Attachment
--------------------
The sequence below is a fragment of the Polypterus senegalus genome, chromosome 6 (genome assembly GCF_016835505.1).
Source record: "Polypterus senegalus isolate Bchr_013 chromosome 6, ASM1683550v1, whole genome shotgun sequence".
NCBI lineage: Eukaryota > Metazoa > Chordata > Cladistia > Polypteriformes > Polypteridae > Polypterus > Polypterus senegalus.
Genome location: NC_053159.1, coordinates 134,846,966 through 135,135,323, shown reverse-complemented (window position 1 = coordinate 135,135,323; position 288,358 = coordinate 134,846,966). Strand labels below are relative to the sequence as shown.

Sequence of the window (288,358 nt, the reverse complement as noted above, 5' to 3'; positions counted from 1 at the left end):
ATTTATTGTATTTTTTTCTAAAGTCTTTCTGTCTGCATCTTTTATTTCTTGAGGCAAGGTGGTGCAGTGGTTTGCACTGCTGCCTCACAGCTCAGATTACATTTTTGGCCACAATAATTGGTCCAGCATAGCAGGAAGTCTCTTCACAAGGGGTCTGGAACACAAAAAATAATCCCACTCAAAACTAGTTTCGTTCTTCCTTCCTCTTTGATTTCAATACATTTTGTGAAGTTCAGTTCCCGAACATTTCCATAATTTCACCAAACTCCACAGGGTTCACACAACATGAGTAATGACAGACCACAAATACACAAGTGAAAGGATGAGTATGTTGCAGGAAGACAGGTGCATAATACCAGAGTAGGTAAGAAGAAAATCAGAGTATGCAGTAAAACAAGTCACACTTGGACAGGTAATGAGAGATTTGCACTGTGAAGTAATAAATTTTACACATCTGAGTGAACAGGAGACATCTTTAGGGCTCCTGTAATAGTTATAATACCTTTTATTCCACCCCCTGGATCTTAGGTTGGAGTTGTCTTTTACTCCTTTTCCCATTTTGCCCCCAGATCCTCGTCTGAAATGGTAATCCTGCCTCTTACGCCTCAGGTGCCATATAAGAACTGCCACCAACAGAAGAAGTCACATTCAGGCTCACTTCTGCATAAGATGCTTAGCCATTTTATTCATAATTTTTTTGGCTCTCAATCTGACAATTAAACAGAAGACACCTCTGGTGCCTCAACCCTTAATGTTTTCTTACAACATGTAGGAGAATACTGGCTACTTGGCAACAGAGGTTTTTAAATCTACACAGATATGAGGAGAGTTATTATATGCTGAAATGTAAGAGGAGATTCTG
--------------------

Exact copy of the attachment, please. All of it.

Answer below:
The sequence below is a fragment of the Polypterus senegalus genome, chromosome 6 (genome assembly GCF_016835505.1).
Source record: "Polypterus senegalus isolate Bchr_013 chromosome 6, ASM1683550v1, whole genome shotgun sequence".
NCBI lineage: Eukaryota > Metazoa > Chordata > Cladistia > Polypteriformes > Polypteridae > Polypterus > Polypterus senegalus.
Genome location: NC_053159.1, coordinates 134,846,966 through 135,135,323, shown reverse-complemented (window position 1 = coordinate 135,135,323; position 288,358 = coordinate 134,846,966). Strand labels below are relative to the sequence as shown.

Sequence of the window (288,358 nt, the reverse complement as noted above, 5' to 3'; positions counted from 1 at the left end):
ATTTATTGTATTTTTTTCTAAAGTCTTTCTGTCTGCATCTTTTATTTCTTGAGGCAAGGTGGTGCAGTGGTTTGCACTGCTGCCTCACAGCTCAGATTACATTTTTGGCCACAATAATTGGTCCAGCATAGCAGGAAGTCTCTTCACAAGGGGTCTGGAACACAAAAAATAATCCCACTCAAAACTAGTTTCGTTCTTCCTTCCTCTTTGATTTCAATACATTTTGTGAAGTTCAGTTCCCGAACATTTCCATAATTTCACCAAACTCCACAGGGTTCACACAACATGAGTAATGACAGACCACAAATACACAAGTGAAAGGATGAGTATGTTGCAGGAAGACAGGTGCATAATACCAGAGTAGGTAAGAAGAAAATCAGAGTATGCAGTAAAACAAGTCACACTTGGACAGGTAATGAGAGATTTGCACTGTGAAGTAATAAATTTTACACATCTGAGTGAACAGGAGACATCTTTAGGGCTCCTGTAATAGTTATAATACCTTTTATTCCACCCCCTGGATCTTAGGTTGGAGTTGTCTTTTACTCCTTTTCCCATTTTGCCCCCAGATCCTCGTCTGAAATGGTAATCCTGCCTCTTACGCCTCAGGTGCCATATAAGAACTGCCACCAACAGAAGAAGTCACATTCAGGCTCACTTCTGCATAAGATGCTTAGCCATTTTATTCATAATTTTTTTGGCTCTCAATCTGACAATTAAACAGAAGACACCTCTGGTGCCTCAACCCTTAATGTTTTCTTACAACATGTAGGAGAATACTGGCTACTTGGCAACAGAGGTTTTTAAATCTACACAGATATGAGGAGAGTTATTATATGCTGAAATGTAAGAGGAGATTCTG